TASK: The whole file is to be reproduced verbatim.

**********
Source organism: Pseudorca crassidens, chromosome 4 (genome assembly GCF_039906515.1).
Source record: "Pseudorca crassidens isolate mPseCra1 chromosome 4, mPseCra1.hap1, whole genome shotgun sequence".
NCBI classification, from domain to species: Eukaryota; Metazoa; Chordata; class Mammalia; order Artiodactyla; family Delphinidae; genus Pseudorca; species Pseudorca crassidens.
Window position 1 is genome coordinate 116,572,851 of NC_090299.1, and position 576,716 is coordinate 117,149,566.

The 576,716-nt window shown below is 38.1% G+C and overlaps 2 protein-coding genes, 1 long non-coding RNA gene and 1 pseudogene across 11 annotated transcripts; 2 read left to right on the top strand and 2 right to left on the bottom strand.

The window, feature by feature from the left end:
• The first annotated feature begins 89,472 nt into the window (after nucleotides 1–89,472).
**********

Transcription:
Source organism: Pseudorca crassidens, chromosome 4 (genome assembly GCF_039906515.1).
Source record: "Pseudorca crassidens isolate mPseCra1 chromosome 4, mPseCra1.hap1, whole genome shotgun sequence".
NCBI classification, from domain to species: Eukaryota; Metazoa; Chordata; class Mammalia; order Artiodactyla; family Delphinidae; genus Pseudorca; species Pseudorca crassidens.
Window position 1 is genome coordinate 116,572,851 of NC_090299.1, and position 576,716 is coordinate 117,149,566.

The 576,716-nt window shown below is 38.1% G+C and overlaps 2 protein-coding genes, 1 long non-coding RNA gene and 1 pseudogene across 11 annotated transcripts; 2 read left to right on the top strand and 2 right to left on the bottom strand.

The window, feature by feature from the left end:
• The first annotated feature begins 89,472 nt into the window (after nucleotides 1–89,472).